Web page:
With traffic at the top of the list of residents’ concerns in this year’s Greenwich Police Department survey, the town is considering an aggressive new traffic calming program.
New signs, pavement marks, increased enforcement, speed bumps, traffic circles, partial street closings, and curb extensions may all be solutions residents may support or decry during public hearings about speeding and traffic violations in town.
Kevin Conroy, project manager from Fuss & O’Neill, the civil and environmental engineering firm hired by the town’s Department of Public Works (DPW) to address traffic problems, presented a plan to the Board of Selectmen at its Feb. 14 meeting.
Mr. Conroy said the firm wanted to take a two-tiered approach, which he claimed was the “primary way communities across the country have addressed these issues.” In Tier I, people would submit neighborhood requests. If the streets qualified for traffic calming, the traffic engineering department would review the neighborhood and implement sound recommendations, including new signage, pavement markings and increased enforcement. Those solutions would be evaluated during the next six to eight months.
If the recommendations didn’t work, Tier II would go into effect. A traffic committee would develop a more intense plan, subject to neighborhood review. If two-thirds of the neighbors approved it, it would then go to the selectmen for consideration. The more aggressive methods under Tier II might include putting in speed bumps and constructing traffic circles, diverters or partial closings or curb extensions.
“We want to develop effective solutions,” Mr. Conroy said. “We don’t want to put something out there just for the sake of putting something out there. We want to address problems that exist. We have a method of identifying those problems and techniques we can use to address them.”
But while developing solutions to traffic issues, Mr. Conroy stressed the firm’s commitment to public safety and following the accepted design process. He said the firm didn’t want to come up with ideas that put traffic or pedestrian safety at risk. This includes making sure emergency services are not negatively impacted by changes.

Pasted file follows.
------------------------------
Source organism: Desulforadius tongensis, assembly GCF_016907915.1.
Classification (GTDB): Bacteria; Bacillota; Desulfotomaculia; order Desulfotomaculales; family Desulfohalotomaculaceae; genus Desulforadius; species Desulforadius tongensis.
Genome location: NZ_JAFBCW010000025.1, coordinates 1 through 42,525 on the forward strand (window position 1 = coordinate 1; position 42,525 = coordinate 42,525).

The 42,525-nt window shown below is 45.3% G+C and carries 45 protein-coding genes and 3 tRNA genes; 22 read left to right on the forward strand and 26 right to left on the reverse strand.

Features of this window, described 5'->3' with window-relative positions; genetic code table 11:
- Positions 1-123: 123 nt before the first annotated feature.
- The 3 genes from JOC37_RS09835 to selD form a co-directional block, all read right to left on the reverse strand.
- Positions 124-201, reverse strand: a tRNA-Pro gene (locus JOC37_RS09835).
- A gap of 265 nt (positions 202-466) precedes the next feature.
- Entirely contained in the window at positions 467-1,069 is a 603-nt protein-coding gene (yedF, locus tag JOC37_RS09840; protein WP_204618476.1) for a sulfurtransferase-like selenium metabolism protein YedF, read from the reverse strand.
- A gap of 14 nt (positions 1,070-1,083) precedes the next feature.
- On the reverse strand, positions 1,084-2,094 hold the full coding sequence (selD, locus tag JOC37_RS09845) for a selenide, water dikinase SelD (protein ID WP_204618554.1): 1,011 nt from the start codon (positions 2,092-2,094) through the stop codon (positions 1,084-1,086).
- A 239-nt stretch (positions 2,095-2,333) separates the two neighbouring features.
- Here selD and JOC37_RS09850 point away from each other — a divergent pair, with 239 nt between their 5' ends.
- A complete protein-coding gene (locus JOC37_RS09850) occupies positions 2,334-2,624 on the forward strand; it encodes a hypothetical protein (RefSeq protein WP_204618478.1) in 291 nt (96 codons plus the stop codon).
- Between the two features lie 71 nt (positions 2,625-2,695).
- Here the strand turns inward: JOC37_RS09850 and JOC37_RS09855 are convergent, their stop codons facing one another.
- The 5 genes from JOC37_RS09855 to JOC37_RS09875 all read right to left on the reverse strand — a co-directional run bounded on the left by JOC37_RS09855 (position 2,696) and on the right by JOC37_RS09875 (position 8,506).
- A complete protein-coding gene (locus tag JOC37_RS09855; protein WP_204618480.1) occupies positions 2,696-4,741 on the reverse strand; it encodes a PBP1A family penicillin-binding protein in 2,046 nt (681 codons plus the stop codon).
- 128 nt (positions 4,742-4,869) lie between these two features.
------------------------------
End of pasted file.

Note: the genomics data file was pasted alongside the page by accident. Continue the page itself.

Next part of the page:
“Some of the goals are to respond to neighborhood concerns about traffic issues, but we also wanted to consider all the users of the public works system, including emergency services, police and fire,” Mr. Conroy said. “Some of the techniques we’ve used have caused some difficulties for fire departments in the past and [for] any policy we do adopt, we’d want to take into consideration the response times.”
Mr. Conroy also told the board the firm would be looking to avoid solutions where problems were transferred to other neighborhoods.
“We don’t want to take traffic from one street and just put it on another,” Mr. Conroy said. “We want to take a comprehensive approach toward these problems.”
Selectman Peter Crumbine asked Mr. Conroy if there really were cases where the company put in speed bumps and drivers would take different routes to avoid them. Mr. Conroy said there was research to indicate people did that, but it depended on the location and such factors as the number of parallel streets.
The cost of any potential solution was something else Mr. Conroy addressed. He said he anticipated there would be “quite a demand” for traffic calming from the neighborhoods in town, but the firm realized there would not be an unlimited budget and the changes made would be within budget.
Mr. Conroy said the first thing the firm did was review the town’s existing policy, note which calming programs were already under way and look at neighboring towns to see what was working there. With any of the changes, Mr. Conroy said, steps would be taken to build public support.
“We want to make sure anything that’s undertaken has a wide base of support,” Mr. Conroy said. “We will be meeting with neighborhoods to address their concerns as they come in.”
No decision has been made on what, if any, changes will be implemented. However, before the board has a chance to vote on the program, residents may voice their opinions.
Public hearings on traffic calming are scheduled for Wednesdays, Feb. 28 and March 14, at 7 p.m. in the Town Hall Meeting Room.
After the hearings, town Traffic Engineer Garo Garabedian said, he would come back to the board with a draft proposal. He said he was hoping to be ready by the selectmen’s April meeting, but it may be in May.
First Selectman James Lash said one concern he had about the project was that its efforts might conflict with efforts already under way by the town’s neighborhood associations.
“I don’t want to set up a process that basically undoes the work that has already been done,” Mr. Lash said. He later added that he had read the policy draft outline submitted and had no technical problems with it.
Francisco Gomes, a Hartford-based community planner hired by the school district to work on the Safe Routes to Schools Program, which sought to make conditions safe for neighborhood children walking to school, said he thought installing the process would be a positive step, but admitted it might be a rough go at first.
“Ultimately this is something I think would help,” Mr. Gomes said. “In the beginning there might be some confusion about what the priorities are and it could cause a little instability, but there needs to be a structured process in place to get complaints and requests about streets and sidewalks.”
Mr. Garabedian said notice of the project had been sent throughout the community to “stakeholders” in it and he would make sure they were aware of the upcoming public hearings.
© Copyright 2007 by by Hersam Acorn Newspapers
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